Heathrow Airport celebrates 70th anniversary in 2016


Heathrow was originally built for military purposes during the Second World War and was handed over by the Air Ministry to the Minister of Civil Aviation on January 1st, 1946

Today marks 70 years since Heathrow officially became a commercial airport.

Over the course of 2016, Heathrow will be celebrating a number of key moments with colleagues, passengers and the local community to mark this significant anniversary.

May 31st is the official date of Heathrow’s birthday – marking 70 years since the then newly named London Airport officially opened for civilian aviation.

The first commercial flight to depart that day was a British South American Airlines Lancastrian ‘Star Light’ which flew to Buenos Aires.

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Since its opening, the UK’s only hub airport has grown significantly to handle over 73 million passengers annually and is now one of the best major airports in the world.

In 1946 passenger terminals were made from ex‑military marquees that formed a ‘tented village’ along the Bath Road.

Each was equipped with floral-patterned armchairs, settees and small tables containing vases of fresh flowers.

To reach aircraft parked on the apron, passengers walked over wooden duckboards to protect their footwear from the muddy airfield.

By the close of Heathrow’s first operational year in 1946, 63,000 passengers had travelled through London’s new airport.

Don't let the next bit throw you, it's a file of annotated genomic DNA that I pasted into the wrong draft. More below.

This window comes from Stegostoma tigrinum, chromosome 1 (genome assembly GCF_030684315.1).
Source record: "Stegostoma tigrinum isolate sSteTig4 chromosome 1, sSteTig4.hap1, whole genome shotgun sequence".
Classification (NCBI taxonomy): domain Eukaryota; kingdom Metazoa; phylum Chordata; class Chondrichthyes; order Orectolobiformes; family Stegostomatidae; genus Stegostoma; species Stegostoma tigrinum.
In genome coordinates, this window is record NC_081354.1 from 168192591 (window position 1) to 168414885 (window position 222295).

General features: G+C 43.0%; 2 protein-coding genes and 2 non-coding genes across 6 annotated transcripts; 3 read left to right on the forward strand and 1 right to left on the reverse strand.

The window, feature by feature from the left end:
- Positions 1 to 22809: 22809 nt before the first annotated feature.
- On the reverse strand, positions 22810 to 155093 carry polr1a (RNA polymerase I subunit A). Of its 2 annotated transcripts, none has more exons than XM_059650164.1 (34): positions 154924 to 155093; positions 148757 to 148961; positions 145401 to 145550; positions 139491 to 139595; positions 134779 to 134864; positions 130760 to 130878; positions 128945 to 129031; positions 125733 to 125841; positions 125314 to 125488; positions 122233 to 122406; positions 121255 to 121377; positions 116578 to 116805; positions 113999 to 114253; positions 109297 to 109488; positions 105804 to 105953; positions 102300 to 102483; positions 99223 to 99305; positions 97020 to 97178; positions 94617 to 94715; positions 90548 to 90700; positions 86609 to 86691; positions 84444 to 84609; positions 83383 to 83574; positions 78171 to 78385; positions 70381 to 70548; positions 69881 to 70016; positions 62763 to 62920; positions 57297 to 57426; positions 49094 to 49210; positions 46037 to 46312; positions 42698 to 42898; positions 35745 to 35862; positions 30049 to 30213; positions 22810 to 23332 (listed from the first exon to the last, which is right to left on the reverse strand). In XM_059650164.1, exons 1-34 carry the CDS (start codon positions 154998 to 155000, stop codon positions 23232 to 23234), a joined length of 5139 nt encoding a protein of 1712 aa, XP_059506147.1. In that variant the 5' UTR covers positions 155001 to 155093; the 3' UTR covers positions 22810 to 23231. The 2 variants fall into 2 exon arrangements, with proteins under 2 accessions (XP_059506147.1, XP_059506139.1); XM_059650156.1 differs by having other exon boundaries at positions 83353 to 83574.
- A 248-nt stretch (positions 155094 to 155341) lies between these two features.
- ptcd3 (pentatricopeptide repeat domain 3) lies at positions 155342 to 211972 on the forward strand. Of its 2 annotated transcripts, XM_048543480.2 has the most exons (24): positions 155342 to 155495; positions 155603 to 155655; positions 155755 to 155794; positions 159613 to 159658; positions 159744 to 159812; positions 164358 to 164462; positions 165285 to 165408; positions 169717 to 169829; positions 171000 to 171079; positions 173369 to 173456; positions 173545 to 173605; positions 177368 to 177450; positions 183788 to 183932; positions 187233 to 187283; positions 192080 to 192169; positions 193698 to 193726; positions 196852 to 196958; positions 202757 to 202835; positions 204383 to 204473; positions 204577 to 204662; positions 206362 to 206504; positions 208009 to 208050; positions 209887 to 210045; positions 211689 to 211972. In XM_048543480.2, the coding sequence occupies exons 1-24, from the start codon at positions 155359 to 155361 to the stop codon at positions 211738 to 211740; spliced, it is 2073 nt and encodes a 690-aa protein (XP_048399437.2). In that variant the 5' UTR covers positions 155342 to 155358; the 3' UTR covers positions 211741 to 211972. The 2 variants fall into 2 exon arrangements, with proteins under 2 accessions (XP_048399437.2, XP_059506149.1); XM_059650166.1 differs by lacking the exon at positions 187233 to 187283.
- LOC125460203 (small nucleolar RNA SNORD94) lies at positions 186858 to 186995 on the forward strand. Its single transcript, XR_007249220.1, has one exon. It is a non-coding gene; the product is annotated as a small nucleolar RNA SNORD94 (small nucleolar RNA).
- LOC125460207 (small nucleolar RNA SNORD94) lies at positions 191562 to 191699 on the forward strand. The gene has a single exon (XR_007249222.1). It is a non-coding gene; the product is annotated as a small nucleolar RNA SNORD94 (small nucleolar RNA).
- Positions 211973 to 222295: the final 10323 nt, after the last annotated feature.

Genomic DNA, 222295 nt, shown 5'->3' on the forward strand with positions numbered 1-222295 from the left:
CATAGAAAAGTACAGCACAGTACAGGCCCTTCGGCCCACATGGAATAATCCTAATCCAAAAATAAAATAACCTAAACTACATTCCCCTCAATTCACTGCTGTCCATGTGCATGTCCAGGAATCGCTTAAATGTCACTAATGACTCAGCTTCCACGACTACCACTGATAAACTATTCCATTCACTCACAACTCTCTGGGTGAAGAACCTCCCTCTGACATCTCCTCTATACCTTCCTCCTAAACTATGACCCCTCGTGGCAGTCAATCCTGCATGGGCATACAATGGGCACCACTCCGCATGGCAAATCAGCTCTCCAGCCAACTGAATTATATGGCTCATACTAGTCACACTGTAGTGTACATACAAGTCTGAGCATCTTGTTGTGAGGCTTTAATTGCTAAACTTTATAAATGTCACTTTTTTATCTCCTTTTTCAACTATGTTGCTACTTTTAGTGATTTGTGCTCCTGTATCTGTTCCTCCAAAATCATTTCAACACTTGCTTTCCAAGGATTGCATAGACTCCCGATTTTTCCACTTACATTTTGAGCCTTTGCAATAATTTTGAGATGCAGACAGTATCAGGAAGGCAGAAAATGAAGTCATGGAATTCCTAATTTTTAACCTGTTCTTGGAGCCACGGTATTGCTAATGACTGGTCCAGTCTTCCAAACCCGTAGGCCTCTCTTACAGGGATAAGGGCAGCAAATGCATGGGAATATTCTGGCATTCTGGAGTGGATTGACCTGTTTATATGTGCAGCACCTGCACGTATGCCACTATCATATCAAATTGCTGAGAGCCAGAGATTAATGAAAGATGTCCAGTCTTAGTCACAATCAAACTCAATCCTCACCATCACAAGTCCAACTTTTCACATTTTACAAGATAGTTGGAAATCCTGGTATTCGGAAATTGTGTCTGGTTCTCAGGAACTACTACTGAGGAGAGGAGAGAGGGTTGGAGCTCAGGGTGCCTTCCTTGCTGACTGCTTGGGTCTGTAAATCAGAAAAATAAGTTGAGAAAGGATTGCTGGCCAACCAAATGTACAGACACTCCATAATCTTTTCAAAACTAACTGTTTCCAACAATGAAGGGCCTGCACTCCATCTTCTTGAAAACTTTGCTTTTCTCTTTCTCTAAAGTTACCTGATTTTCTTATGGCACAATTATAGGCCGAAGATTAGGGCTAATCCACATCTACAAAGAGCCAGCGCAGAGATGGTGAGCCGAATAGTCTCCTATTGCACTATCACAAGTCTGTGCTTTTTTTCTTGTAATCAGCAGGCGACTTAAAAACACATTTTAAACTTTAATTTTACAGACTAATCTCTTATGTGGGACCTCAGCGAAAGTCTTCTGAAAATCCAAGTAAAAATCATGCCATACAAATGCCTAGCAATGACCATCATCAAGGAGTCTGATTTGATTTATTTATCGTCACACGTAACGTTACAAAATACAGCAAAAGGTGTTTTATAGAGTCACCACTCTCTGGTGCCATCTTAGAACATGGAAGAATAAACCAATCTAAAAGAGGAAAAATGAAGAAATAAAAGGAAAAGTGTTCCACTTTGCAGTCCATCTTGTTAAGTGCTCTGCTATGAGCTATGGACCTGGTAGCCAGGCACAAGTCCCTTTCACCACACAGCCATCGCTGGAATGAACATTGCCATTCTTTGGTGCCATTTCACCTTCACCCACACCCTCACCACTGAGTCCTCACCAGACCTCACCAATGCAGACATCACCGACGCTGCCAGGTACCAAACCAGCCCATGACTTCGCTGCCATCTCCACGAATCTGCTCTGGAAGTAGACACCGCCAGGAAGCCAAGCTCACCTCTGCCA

By 1951 this had risen to 796,000 and British architect Frederick Gibberd was appointed to design permanent buildings for the airport.

Long standing employee and local resident Keith Haywood, 87, has worked at the airport for over 70 years and pushed one of the first flights back aged 17.

He said: “I feel very privileged to have seen Heathrow develop and grow from its first day in 1946.”

Since 2003, Heathrow has invested £12 billion in transforming Heathrow.

As a result, over 60 per cent of Heathrow passengers now experience modern, world class facilities in Terminal 5 and Terminal 2.

In June 2015, Terminal 1 closed to make way for newer and improved facilities.

Eventually an extension of the new Terminal 2 will take its place.

If the Government supports a third runway at Heathrow in the summer then Terminal 2 will be extended and a new terminal will be built adjacent to Terminal 5, providing enough capacity to connect Britain to the world for the 21st century.

Heathrow chief executive John Holland Kaye said: “This is a significant milestone which marks the incredible transformation of Heathrow.

“Heathrow has come a long way from being a military airfield to a national asset which is now a globally recognised brand.

“I am very proud to be a part of ‘Team Heathrow’ and the 75,000 colleagues helping to make every passenger’s journey better. 

“I’m looking forward to celebrating the history of this amazing airport this year but I’m also looking forward to the next 70 years as Heathrow aims to be the best connected and most environmentally responsible airport in the world.”